I love Lucy Kellaway’s funny business-commentary podcasts for the “Financial Times.” But her June 16th edition, “Descent Into Drivel is a Sign of Apple’s Fall” is particularly strong. In it, she points to the language in Apple’s recruiting ads as a possible sign of its demise.

Kellaway dissects a job posting in which Apple says it is looking for a “thought leader”—an expression so clichéd we hardly even notice it. “What is that?” Kellaway asks. “I have trouble leading my own thoughts.”

Language is a big part of how companies get customers or potential employees to buy into what they’re doing. It’s character, trustworthiness, experience, values, consistency, and likability all rolled into one. For Steve Jobs, language was also a vital component of design. He kept (or so we think) the corporate BS at bay.

At its most effective—and Jobs was a master of this—language is a form of empathy. Speaking in a way that includes others makes them want them to understand and be a part of our world. It’s the way we demonstrate sensitivity to a different reality. It shows we’re capable of listening and that we’re focused on others’ points of view at least as much as our own.

But what about in our world of social innovation? Shouldn’t our pure souls and lofty ideals be obvious to the like-minded people we want to understand us? And certainly to those we want to help?

What is “social innovation” anyway? Or “impact investing”? Those expressions have become as clichéd as “thought leader.”  Tweet This Quote

No. In truth, we’re as guilty as any group of lawyers or engineers (maybe more so) in using jargon and shorthand to identify and evaluate each other’s places in the tribe. What is “social innovation” anyway? What’s “impact investing”? “Human-centered design”? “BOP”? Being “mission driven”? Take any of those expressions out of context and it’s clear how unclear they are. They’ve become as clichéd as “thought leader.”

Clichés weaken messages, which, if your goal is to convey meaning, is the exact opposite of what you want. And beyond simple clichés, overly complex business jargon creates barriers that actually shut people out. Without meaning it, your way of speaking and writing can convey the impression that someone is too poor, too rich, too young, too old, or simply too dumb to get what you’re talking about.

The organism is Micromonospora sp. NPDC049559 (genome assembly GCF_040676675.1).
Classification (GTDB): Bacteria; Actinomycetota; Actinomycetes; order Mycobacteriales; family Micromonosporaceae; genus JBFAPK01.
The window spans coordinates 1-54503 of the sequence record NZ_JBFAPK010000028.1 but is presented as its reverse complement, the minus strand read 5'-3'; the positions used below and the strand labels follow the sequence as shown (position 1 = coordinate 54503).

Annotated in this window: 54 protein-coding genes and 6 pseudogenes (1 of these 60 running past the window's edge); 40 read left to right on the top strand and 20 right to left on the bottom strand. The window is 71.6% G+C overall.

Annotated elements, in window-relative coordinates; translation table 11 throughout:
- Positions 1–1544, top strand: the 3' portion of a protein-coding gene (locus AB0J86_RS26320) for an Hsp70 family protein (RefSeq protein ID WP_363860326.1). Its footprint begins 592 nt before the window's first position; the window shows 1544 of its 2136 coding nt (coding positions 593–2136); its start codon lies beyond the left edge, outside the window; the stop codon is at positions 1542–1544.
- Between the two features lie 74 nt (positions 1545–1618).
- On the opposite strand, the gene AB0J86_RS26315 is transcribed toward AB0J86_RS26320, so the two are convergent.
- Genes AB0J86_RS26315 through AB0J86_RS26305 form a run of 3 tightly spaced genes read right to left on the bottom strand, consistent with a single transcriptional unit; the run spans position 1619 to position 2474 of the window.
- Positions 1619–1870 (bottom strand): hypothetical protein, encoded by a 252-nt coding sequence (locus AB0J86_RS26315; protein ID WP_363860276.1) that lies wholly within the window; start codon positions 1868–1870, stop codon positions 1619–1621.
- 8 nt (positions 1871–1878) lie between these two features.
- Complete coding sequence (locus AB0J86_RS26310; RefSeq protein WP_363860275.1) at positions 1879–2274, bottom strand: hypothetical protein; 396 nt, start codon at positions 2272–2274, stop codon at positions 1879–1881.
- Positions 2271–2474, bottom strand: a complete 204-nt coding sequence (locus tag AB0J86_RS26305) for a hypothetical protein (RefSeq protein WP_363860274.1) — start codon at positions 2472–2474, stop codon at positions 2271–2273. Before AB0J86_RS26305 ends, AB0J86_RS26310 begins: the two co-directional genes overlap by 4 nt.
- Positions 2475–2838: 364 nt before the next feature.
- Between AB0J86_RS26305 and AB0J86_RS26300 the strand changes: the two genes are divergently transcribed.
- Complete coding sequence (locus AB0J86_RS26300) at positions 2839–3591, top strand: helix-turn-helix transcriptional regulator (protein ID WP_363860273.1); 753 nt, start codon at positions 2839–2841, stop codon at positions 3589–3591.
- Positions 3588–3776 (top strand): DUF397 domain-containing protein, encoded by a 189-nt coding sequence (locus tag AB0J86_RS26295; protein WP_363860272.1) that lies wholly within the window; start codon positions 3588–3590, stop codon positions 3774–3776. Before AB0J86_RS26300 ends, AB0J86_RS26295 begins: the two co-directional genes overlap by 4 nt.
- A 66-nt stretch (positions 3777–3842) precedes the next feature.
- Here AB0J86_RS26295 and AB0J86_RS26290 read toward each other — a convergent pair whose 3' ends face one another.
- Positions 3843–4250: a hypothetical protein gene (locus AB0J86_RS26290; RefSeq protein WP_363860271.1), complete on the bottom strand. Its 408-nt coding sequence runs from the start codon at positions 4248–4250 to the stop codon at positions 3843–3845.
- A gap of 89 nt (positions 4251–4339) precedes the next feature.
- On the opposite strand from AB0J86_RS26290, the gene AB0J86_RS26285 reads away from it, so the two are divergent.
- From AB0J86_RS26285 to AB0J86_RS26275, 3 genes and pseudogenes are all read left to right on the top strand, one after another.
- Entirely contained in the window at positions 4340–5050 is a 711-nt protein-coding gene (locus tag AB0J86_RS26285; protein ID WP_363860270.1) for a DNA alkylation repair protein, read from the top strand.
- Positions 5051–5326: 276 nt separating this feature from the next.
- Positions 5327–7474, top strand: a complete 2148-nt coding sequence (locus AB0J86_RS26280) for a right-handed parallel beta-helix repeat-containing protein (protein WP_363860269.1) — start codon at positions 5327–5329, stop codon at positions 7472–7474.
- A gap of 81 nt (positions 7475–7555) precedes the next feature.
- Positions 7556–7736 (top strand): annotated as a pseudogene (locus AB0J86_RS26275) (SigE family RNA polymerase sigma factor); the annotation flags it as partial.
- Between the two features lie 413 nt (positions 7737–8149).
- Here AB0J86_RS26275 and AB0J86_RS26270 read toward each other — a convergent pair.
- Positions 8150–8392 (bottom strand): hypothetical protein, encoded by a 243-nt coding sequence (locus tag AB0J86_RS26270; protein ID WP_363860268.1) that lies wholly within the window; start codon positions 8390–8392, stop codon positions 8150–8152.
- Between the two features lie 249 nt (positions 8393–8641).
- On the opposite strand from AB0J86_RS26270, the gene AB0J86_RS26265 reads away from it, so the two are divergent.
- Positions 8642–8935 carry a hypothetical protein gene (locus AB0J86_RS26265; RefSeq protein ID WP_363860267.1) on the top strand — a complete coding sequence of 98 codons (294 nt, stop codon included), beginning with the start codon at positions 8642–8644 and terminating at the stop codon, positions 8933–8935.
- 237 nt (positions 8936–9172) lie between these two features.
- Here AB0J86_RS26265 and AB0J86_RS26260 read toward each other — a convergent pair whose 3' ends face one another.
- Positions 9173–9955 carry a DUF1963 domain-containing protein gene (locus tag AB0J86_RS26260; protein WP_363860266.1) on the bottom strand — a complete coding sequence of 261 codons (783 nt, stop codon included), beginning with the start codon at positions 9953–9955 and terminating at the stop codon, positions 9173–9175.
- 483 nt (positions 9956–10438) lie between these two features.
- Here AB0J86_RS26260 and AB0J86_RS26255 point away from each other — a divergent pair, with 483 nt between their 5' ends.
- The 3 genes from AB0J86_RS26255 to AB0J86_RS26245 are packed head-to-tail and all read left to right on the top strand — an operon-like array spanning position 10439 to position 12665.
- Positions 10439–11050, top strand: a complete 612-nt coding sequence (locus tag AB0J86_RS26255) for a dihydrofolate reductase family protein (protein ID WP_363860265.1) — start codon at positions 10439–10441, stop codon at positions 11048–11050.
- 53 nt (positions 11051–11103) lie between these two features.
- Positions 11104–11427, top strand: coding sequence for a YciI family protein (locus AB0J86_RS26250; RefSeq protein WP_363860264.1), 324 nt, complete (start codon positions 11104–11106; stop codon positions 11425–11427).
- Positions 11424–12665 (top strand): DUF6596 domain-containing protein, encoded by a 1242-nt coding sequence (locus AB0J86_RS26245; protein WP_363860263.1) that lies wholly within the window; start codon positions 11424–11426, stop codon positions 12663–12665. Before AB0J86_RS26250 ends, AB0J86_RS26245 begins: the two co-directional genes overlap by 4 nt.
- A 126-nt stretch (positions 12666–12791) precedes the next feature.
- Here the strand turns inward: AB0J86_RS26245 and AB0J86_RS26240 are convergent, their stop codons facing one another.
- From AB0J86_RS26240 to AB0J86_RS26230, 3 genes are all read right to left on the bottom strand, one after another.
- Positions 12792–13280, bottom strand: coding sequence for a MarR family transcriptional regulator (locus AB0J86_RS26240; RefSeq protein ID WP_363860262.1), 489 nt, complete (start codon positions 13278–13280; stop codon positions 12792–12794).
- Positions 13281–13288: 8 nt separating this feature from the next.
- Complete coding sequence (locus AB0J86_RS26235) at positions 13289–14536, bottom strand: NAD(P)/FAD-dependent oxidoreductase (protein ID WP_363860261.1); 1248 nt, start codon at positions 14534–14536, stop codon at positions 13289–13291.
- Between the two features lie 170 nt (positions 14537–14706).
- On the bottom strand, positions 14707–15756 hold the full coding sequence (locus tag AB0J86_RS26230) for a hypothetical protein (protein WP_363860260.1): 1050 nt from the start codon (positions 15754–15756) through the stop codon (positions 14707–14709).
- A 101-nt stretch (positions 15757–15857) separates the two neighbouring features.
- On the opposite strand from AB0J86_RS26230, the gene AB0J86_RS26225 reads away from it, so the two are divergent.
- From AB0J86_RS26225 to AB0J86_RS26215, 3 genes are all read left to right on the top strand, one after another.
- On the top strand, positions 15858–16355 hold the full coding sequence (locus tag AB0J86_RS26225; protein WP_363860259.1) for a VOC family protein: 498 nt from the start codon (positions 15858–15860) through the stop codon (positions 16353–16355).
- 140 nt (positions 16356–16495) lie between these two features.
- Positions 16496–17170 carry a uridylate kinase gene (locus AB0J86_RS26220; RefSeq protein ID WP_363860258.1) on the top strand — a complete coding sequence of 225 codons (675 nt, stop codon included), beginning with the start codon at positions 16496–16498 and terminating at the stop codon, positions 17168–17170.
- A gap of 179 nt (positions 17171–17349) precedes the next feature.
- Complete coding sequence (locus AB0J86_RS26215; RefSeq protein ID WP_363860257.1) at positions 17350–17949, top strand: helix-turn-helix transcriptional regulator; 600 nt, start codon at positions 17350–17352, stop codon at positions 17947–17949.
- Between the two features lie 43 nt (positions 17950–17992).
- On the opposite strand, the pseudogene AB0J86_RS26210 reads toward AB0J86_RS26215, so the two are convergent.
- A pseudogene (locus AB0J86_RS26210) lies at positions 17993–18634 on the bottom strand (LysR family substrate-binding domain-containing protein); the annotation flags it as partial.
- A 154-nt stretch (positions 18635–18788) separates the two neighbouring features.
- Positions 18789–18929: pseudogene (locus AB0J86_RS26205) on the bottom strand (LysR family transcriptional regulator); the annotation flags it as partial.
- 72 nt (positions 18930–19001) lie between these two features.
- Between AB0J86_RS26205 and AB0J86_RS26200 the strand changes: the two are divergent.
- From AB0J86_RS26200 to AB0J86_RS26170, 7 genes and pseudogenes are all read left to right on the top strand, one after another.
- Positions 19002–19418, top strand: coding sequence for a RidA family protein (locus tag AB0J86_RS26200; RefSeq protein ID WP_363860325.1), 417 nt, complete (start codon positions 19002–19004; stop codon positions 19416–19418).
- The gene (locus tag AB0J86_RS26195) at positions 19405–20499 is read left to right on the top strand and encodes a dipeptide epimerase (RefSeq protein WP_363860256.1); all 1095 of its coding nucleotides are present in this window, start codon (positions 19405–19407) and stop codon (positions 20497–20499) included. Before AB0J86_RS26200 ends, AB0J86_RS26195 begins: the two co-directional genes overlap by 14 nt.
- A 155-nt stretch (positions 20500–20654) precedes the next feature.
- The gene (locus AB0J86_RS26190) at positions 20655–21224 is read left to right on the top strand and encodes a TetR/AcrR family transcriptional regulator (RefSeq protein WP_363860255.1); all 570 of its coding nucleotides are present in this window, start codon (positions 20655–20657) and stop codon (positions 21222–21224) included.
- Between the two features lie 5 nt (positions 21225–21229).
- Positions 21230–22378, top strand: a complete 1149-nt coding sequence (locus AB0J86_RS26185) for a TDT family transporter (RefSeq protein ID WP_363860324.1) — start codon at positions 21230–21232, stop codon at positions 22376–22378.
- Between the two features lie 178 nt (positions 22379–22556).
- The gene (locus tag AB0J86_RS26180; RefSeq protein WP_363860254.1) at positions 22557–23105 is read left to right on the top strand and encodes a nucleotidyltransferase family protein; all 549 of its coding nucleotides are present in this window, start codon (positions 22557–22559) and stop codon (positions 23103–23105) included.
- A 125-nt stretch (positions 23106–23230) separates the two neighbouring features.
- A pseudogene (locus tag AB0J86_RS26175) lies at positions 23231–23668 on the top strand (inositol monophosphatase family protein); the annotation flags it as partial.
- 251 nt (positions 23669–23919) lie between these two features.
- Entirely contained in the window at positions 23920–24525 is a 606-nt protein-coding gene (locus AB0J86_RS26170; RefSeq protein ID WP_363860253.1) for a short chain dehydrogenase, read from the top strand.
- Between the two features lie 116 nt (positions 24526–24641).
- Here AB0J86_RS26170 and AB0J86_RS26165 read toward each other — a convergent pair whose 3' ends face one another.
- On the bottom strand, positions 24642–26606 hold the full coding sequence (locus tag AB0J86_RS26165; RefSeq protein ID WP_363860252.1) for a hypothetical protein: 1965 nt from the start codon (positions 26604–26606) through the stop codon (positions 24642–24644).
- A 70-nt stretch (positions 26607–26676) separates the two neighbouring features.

Entrepreneurs with a mission tend to think of language principally as a way to explain themselves—to attract supporters or to stand out in a crowded funding frenzy. They’re right about that, but it’s not as easy as it sounds. Expressing ideas in a way that people will both hear and understand is a skill that takes time and effort to master. Just ask a few dozen social entrepreneurs what they do and why it matters and listen to them fumble for words.

It may be entertaining to poke fun at something as seemingly unimportant as a recruiting ad from Apple, but Lucy is right, it can signal the beginning of downfall. Obtuse, bureaucratic language may result in Apple struggling to hire the brilliant iconoclasts who helped define it. And without people who “think different,” Apple will be just like any other company. It will lose what made it great.

The lesson here is for all of us. As social innovation and social design mature, as we develop more shorthand language to communicate with each other, we risk making outcasts of both the people we need to recruit and those we hope to help.

Cheryl Heller

Author Cheryl Heller

Cheryl Heller is the Founding Chair of the first MFA program in Design for Social Innovation at SVA, founder of design lab CommonWise, and a pioneer in social impact design. Cheryl received the AIGA medal for her contribution to the field of design in 2014. She is the former Board Chair and founding faculty for the PopTech Social Innovation Fellows, a Senior Fellow at Babson Social Innovation Lab, and the Innovation Advisory Board for the Lumina Foundation. She created the Ideas that Matter program for Sappi, which has given over $12 million to designers working for the public good.

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